The lack of gender diversity in the music industry is an enduring problem across the UK. Despite being a city defined by radical thought and a colourful musical past, Manchester still has
On the 8th of March, people in Manchester and all over the world celebrate International Women’s Day. IWD began in Soviet Russia, where it became a national holiday after women gained suffrage there. Since then it has been adopted by several other countries as a day to celebrate the achievements of women. The campaign theme for International Women’s Day 2019 is #BalanceforBetter, calling for a more gender balanced world, particularly within the realms of work.
The music industry is not exempt from gender imbalance, with the average gender pay gap at the three biggest record companies – Sony, Universal, and Warner – sitting as 33.8%. Equally alarming is the percentage of female artists booked by music festivals in recent years. Last year, an analysis of 9 UK music festivals found 583 acts to be all-male, 97 all-female and 76 mixed. Few studies consider the representation of transgender people and those who do not identify within the gender binary.
Manchester’s recent musical history does not escape the problem. Many bands synonymous with the phrase ‘Manchester music’ have an exclusively male or male dominated line up – Oasis, The Charlatans, The Smiths, Joy Division, Inspiral Carpets and The Stone Roses to name a few. From a female perspective, the history of clubbing in Manchester is equally disappointing. In films and books that document the rise and fall of The Haçienda, little is mentioned of DJ Paulette, Lucy Scher and Ang Matthews – three women who were integral to the growth and running of the club.
More efforts are being made to address this gender imbalance, and to make the industry more inclusive of not just women, but transgender and non-binary people too. In the spirit of International Women’s day, I’d like to celebrate some of the emerging female, trans and non-binary artists active in Manchester’s music scene today.
Lead vocalist and guitarist Rosey acknowledges that people may feel ‘intimidated or outnumbered at times’ by the lack of gender diversity in the music scene. She believes the will to make and share music is special, and that gender or sexuality shouldn’t get in the way of people realising their musical potential. She also stresses the importance of inspiring future generations of artists by exposing them to a diverse array of performers. She recommends checking out Inland Taipan, Katie Pham and The Moonbathers and All Girls Arson Club.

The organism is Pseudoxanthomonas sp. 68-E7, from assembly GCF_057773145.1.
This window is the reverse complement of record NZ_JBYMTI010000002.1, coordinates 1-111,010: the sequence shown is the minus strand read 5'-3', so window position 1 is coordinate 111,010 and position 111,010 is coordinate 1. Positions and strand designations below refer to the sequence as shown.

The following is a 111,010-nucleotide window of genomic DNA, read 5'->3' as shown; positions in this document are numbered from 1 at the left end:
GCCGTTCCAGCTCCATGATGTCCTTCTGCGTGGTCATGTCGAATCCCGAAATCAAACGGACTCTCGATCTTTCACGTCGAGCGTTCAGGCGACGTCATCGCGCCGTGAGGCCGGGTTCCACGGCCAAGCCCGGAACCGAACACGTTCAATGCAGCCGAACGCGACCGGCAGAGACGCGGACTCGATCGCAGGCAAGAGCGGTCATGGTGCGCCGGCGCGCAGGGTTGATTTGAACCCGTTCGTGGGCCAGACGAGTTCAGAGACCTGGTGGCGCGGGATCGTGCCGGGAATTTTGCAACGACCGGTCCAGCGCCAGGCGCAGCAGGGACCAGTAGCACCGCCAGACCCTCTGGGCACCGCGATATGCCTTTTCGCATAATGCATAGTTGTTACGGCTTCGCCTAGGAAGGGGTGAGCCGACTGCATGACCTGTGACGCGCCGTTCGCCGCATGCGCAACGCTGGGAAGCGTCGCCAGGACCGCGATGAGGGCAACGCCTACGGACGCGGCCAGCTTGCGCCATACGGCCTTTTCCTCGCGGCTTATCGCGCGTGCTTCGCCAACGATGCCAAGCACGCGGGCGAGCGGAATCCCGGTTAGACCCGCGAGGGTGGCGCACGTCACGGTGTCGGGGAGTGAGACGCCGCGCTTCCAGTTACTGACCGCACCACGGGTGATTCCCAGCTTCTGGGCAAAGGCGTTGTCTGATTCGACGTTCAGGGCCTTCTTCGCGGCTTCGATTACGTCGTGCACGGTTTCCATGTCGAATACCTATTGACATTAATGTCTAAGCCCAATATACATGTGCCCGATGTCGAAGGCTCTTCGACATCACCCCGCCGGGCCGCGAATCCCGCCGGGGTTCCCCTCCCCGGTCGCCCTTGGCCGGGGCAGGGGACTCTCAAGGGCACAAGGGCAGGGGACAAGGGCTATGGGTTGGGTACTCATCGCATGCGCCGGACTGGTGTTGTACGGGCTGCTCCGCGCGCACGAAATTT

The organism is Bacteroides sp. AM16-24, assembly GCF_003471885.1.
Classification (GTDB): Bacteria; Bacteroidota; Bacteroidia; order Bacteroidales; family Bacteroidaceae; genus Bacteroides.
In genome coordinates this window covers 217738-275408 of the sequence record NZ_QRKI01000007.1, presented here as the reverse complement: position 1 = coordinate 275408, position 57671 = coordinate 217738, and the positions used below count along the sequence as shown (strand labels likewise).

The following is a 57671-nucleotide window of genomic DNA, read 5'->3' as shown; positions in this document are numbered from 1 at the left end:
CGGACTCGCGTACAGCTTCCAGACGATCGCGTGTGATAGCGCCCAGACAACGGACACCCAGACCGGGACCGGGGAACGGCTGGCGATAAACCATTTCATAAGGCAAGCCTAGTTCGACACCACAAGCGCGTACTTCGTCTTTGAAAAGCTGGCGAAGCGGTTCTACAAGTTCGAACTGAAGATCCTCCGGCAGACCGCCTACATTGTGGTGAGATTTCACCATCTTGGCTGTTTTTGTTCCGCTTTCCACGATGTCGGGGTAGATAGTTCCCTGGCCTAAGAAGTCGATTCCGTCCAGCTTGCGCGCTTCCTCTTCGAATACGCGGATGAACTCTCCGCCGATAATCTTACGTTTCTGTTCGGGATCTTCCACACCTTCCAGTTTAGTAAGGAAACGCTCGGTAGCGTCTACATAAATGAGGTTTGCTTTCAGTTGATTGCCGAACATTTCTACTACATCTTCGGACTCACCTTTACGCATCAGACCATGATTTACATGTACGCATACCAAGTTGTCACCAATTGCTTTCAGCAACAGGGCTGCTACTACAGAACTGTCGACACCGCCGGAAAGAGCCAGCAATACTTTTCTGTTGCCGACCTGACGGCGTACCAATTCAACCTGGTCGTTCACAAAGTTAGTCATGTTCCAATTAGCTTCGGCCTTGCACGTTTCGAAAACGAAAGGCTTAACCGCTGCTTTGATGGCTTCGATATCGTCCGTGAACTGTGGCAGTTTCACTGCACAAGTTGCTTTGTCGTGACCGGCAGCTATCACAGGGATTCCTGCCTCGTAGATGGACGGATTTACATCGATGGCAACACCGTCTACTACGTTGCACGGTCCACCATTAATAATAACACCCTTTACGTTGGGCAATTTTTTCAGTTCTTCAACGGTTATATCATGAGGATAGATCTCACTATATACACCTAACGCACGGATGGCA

Priceless Bodies are a recently formed musical and production duo, comprising of twin sisters Viv and Bianca Pencz. They cite their main influences as 70s and 80s post-punk, new wave and glam rock, as well as film and socio-political issues. Their new single ‘The First Divorcee’ is a wonderfully angular concoction of cowbells, raw vocals, distorted guitar and a sample of a knife being sharpened.
Viv and Bianca feel that growing up in a society that ‘constantly devalues women and women’s contributions to music culture’ has been damaging to their musical development. For the same reasons, they admit it has taken a long time for them to build up the confidence to share their music with the public. Some of the Manchester based artists who inspire them are Rachel Hillary, bunny hoova, Pearl City, currentmoodgirl and Handle.
SNO is a Manchester based DJ whose record collection spans Highlife, Afrobeat, Makossa, Funk, Disco, Zouk and more. Her vibrant sets fill rooms with grinning faces and joyful energy. She appeared on the scene in 2015, joining the likes of Disco Mums, Meat Free, DJ Paulette, Andrea Trout, Anz and Annabel Fraser. Since then she has experienced a meteoric rise, playing alongside Gilles Peterson, Tony Allen and Mr Scruff to name a few. She feels lucky to have attained a modicum of success in a short space of time and to have already presented her sets at very reputable events.
However, she notes that her rise has not been without its challenges. She adds, ‘whilst I have been afforded respect by most of my male
Caoilfhionn Rose is a singer, songwriter and producer from Manchester. Her debut album Awaken, released on Gondwana records in October 2018, is an ethereal blend of folk, psychedelia and electronica. The album is rich in texture, with layered vocal harmonies, gentle guitar riffs and subtle use of delay. It maintains an expansive quality, and a feeling of peace and tranquillity reverberates throughout.